1. Preheat oven to 325F.
2. Whip the first 3 ingredients together in a stand mixer for 10 minutes, until very smooth and fluffy.
3. Drop by the teaspoon onto a parchment lined cookie sheet and bake for 13 minutes at 325F.
4. Cool the cookies while melting the chocolate. Dip the cookies half in the chocolate and cool in the fridge.

Butterscotch Confetti
(From Company’s Coming)

Ingredients
1/4 cup butter
1/2 cup smooth peanut butter
1 cup butterscotch chips
1 bag mini marshmallows

Directions
1. Melt the first 3 ingredients together in a saucepan or the microwave.
2. Stir in the marshmallows and pat into a 9×9 pan.
3. Refrigerate until firm. Cut into squares. These freeze well for later use.

Chocolate Haystacks

Ingredients
1/2 cup butter
1 1/4 cups white sugar
1/2 cup milk
6 tbsps cocoa powder
1 tsp vanilla
1 cup flaked coconut
3 cups quick oats

Directions
1. Boil the first 4 ingredients together in a saucepan for 3 minutes, stirring constantly.
2. Stir in the final 3 ingredients quickly.
3. Drop by the teaspoon onto a cookie sheet and refrigerate until firm. These freeze well for later use.

And finally….Kevin is asking for gingerbread…so perhaps we’ll have adventure #3 in Christmas baking someday soon.

The holidays are here…

December is upon us and I find myself in the mood to stockpile delicious baked treats in my freezer. It may have something to do with my new friend. We met last weekend in America, while doing some browsing of the holiday sales, I came upon a Kitchenaid mixer in need of a good home. This amazing piece of kitchen equipment had never really been on my radar because of the steep pricetag, but I found a deal too good to pass up, and now I have a glossy black Kitchenaid Professional 5 Plus standmixer staring me in the face every time I walk into the kitchen.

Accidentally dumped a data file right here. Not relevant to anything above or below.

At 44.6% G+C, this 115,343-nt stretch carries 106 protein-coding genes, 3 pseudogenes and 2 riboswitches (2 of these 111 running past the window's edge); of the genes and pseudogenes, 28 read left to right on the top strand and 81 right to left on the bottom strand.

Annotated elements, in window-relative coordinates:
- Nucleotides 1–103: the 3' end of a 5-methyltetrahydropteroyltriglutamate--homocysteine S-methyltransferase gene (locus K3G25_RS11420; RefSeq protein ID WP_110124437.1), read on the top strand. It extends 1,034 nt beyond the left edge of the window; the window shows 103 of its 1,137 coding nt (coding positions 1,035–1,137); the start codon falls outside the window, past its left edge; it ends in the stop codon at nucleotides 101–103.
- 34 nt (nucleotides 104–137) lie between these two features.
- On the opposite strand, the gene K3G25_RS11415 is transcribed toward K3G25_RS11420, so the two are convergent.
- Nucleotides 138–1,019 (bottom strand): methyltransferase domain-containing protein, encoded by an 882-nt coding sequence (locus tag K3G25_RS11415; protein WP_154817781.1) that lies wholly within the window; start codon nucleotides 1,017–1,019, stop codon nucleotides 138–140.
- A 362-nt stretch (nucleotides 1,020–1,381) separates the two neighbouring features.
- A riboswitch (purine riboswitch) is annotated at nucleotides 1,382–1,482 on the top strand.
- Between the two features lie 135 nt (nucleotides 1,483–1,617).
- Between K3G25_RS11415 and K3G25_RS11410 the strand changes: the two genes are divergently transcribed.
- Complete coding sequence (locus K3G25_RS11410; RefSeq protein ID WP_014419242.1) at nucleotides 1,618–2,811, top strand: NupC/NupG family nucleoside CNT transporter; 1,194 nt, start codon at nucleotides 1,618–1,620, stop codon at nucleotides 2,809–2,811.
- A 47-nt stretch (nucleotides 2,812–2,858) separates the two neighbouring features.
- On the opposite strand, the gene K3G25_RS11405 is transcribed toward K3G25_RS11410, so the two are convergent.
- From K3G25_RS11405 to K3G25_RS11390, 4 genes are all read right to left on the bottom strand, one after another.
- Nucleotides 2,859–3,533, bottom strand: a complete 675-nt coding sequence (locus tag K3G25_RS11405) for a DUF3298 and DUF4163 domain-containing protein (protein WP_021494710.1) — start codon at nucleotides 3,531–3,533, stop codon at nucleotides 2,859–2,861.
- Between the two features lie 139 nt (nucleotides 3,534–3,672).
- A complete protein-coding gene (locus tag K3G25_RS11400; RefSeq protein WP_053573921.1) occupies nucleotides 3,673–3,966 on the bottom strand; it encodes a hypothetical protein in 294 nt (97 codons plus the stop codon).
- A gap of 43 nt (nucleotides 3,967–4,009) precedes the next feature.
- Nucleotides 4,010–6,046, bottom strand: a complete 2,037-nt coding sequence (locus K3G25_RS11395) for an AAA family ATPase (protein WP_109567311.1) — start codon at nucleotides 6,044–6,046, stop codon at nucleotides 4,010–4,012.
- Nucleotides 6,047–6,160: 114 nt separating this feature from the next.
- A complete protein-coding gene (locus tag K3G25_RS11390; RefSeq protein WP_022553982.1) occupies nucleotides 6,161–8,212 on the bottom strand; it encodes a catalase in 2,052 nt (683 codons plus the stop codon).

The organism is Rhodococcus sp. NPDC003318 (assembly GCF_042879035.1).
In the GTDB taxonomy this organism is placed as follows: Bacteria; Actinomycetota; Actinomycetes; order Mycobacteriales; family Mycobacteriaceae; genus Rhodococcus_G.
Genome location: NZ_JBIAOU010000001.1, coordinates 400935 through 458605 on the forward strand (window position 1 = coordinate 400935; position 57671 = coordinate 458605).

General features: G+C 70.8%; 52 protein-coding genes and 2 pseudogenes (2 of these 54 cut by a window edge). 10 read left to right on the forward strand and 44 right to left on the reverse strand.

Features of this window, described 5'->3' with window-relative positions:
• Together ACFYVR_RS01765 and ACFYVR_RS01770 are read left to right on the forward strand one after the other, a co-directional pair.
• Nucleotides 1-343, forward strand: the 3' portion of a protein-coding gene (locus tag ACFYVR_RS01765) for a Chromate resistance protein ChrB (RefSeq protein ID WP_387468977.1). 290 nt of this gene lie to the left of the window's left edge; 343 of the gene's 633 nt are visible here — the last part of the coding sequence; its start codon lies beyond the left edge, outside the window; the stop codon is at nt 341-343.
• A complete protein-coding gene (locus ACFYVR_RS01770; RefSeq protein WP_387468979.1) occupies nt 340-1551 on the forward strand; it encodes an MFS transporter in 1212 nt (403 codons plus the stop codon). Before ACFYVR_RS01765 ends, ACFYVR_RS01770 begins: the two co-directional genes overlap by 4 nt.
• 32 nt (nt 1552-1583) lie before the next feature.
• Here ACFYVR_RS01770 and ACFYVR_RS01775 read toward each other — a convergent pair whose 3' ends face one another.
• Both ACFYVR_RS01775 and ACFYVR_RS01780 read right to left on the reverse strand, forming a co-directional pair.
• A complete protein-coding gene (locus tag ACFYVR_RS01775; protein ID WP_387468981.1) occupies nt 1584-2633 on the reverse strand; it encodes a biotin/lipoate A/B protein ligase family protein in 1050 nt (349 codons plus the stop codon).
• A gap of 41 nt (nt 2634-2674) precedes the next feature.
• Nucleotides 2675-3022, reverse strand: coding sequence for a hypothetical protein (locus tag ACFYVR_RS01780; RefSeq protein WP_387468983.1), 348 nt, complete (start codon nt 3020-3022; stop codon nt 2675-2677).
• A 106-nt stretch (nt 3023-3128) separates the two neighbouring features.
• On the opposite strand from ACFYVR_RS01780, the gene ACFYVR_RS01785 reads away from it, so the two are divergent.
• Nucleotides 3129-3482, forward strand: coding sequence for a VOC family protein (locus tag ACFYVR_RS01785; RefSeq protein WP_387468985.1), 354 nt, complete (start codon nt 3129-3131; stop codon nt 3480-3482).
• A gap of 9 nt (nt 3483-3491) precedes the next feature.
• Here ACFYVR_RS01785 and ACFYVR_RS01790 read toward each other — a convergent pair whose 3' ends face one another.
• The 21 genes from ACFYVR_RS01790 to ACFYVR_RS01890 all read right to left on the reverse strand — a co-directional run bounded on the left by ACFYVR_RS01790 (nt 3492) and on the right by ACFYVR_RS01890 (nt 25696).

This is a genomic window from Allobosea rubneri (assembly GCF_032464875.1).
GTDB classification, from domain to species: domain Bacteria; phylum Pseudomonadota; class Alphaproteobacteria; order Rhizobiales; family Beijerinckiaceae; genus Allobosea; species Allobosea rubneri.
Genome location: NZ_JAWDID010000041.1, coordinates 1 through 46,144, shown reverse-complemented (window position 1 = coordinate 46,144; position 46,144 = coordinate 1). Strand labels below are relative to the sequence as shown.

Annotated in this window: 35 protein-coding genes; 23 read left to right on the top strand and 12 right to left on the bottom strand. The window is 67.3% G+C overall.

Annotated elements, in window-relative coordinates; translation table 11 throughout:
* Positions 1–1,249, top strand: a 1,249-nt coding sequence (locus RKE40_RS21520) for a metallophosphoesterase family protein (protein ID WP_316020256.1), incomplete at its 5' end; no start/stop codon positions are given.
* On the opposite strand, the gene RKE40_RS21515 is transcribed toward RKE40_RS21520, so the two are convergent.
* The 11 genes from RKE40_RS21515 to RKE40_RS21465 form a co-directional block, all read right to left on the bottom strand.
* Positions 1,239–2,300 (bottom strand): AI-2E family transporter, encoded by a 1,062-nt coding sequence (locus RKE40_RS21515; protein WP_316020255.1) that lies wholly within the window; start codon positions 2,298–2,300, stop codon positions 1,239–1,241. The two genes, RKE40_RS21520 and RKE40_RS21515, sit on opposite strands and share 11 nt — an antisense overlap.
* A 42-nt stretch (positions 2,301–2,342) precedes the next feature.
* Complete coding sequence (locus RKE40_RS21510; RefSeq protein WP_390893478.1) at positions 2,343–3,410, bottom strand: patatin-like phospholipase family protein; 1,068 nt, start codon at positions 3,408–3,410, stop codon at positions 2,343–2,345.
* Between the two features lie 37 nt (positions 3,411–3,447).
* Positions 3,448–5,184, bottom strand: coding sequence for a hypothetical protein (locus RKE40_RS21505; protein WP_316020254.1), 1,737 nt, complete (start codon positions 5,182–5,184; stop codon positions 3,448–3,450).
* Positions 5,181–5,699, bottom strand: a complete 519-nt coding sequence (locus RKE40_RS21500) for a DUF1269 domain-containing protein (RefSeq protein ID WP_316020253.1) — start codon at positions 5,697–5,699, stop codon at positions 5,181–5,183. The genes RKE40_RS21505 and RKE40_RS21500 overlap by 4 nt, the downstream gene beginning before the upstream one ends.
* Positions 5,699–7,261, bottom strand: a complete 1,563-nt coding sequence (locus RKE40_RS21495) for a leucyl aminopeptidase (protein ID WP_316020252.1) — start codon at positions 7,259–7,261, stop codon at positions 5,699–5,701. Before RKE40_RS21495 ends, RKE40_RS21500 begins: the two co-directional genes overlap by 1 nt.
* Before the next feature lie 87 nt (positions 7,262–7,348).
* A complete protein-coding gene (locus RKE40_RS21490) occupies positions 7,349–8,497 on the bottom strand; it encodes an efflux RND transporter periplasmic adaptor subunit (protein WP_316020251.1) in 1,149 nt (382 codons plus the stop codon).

I used it earlier this week to whip cream in record time, but have been thinking all week about holiday cookies. I decided to make a favourite, Bird’s Nests with Raspberry Jam, these are always such a nice mix of crispy cookie and sweet-tart jam (pictured in the foreground). Those didn’t seem enough, so I let Kevin pick from Chatelaine’s holiday cookie list, and he wanted Birthday Cake Icebox Cookies (pictured on the left). To be honest, I laughed and assumed they would not be great, but I have to say they are quite tasty. It’s basically a sugar cookie with a bit of crunch from the sprinkles and an extra sweet kick from the icing sugar glaze- a vanilla sugar bomb of a cookie.

To round out the weekend I decided to make some buttertarts. These didn’t need the help of the mixer, but I’ve been missing these in my holiday life for years. There are so many buttertart variations out there, pecan, walnut, raisin, no raisin, corn syrup-based, maple syrup-based, egg-based, etc., etc. All I really want is the kind my mom made when I was a kid: egg-based, with raisins and pecans. The recipe comes from a well-worn Best of Bridge cookbook and is simply buttertart perfection (pictured on the right).

The Best Buttertarts

Makes 12 buttertarts.

Ingredients

  • 1 cup white sugar
  • 2 eggs
  • 1/3 cup butter
  • 4 tbsp. cream
  • 1 tsp. vanilla
  • 1 cup seedless raisins
  • 1/2 cup chopped pecans
  • 12 tart shells (recipe for 1 pie crust will be enough)

Directions